New Baltimore Ravens outside linebackers coach Chuck Smith made a name for himself as a pass rusher in the NFL mostly with the Atlanta Falcons and before one season with the Carolina Panthers. Smith posted 58.5 sacks over his eight-year career, including doubt digit sack totals in 1994, 1997 and 1999.

The road to outside linebackers coach has been a long one for Smith. It’s something he knew he wanted to do as his playing days were coming to an end. Smith saw how position specific training was becoming a trend for NFL players. He was a part of the early trend when he started training pass rushers. Out of that, Chuck Smith Training was born in Atlanta. 

The process started to yield results with players such as Von Miller and Bud Dupree crediting Smith with helping their game elevate. Smith’s training focused on teaching guys to go pass rush moves. It was almost like a wrestler on WWE that has a finishing move before pinning his opponent for the three count.

“The first thing you want to do is teach him to understand that if you use moves, you’ll have success,” Smith said. “The best players in the NFL who use moves have success. The all-time greats who get sacks and are productive use moves.”

“If I think of [Terrell] Suggs, I think of a long arm with power, right? If I think of Von Miller, all you guys can say he does a what? Spin, right? Reggie White does a what? Exactly, right? Lawrence Taylor did power. Dwight Freeney did what? But the beauty of this whole thing is every one of those guys were taught.”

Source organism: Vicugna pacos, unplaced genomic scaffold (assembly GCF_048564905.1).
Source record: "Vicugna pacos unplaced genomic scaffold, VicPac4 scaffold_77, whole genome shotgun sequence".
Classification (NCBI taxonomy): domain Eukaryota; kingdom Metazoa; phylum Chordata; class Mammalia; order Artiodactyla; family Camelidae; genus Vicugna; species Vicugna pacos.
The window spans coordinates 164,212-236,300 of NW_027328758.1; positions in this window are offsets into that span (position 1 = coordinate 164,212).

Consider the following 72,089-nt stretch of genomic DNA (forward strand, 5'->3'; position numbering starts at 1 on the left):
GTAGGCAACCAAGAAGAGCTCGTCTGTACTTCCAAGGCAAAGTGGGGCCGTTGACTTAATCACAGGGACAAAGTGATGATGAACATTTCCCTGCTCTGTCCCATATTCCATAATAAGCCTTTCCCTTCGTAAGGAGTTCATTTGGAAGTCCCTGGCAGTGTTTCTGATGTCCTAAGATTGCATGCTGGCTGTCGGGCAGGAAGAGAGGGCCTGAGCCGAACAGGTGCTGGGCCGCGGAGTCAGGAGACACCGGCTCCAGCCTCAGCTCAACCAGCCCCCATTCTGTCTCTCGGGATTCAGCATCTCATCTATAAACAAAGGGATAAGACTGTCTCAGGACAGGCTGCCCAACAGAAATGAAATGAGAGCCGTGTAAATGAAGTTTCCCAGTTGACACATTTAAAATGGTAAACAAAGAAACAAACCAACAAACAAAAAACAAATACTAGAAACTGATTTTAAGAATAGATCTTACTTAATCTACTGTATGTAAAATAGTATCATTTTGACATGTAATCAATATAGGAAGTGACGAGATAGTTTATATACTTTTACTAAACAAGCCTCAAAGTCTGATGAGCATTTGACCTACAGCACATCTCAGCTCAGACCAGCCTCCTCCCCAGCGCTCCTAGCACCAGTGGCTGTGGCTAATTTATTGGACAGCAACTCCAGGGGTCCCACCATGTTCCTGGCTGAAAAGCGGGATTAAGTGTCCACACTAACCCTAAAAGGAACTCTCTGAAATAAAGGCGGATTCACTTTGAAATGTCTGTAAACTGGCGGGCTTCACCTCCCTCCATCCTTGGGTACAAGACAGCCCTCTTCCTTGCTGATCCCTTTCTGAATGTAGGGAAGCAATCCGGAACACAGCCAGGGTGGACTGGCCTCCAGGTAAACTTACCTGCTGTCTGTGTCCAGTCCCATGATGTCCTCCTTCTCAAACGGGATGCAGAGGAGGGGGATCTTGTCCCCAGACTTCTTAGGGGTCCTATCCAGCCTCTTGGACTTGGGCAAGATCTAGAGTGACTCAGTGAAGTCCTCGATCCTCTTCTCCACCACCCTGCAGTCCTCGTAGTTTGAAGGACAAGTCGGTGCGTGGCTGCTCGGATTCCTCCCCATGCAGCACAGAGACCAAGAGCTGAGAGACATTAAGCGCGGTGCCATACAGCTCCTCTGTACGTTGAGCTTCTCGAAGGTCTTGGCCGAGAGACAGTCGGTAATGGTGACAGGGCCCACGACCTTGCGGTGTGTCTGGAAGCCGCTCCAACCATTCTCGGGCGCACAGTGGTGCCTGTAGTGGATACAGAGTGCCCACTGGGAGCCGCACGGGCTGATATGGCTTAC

Smith credited the Bill Walsh Minority Coaches program for getting him the opportunity to work with the Ravens staff back when John Harbaugh first got the head coaching job in Baltimore. Naturally Harbaugh’s staff or the one Smith joined for his first season as an NFL position coach. 

Having played alongside greats such as Reggie White and learning from Derrick Thomas, Smith has a lot to offer the young Ravens pass rushers. The impact on the Ravens so far has been teaching them how to use a bull rush despite their size. 

Smith’s ability to dissect the pass rush is second to none. Just look at how he breaks down the bull rush. 

“Size, weight doesn’t really dictate the best bull rush,” Smith declared. “It has to do with speed off the ball and how you generate power in the angles you take towards the offensive lineman. You want to get them moving. When you go straight into a bull rush, he’s going to be there waiting.” 

“We’ve been working on stutter bull, where when you stutter, he’s going to get light on his feet.”

“There are certain angles that you just don’t bull rush from five yards out, but the mindset is, ‘If I get five yards out, I’m going to bull rush.’ But if you’re five yards out, who does it give more to time to see you’re going to bull rush? You want to be tighter. It’s about angles. So, we know we’re going to add power, but when you add that kind of speed, he’s going to have power and he’s going to have success with the bull rush.”

The Ravens group of smaller, lightweight edge players will benefit greatly from Smith’s guidance. The bull rush is just one example. Look for Odafe Oweh and David Ojabo to take off. 

The success of the pass rushers is the key. 

Tyler Hamilton
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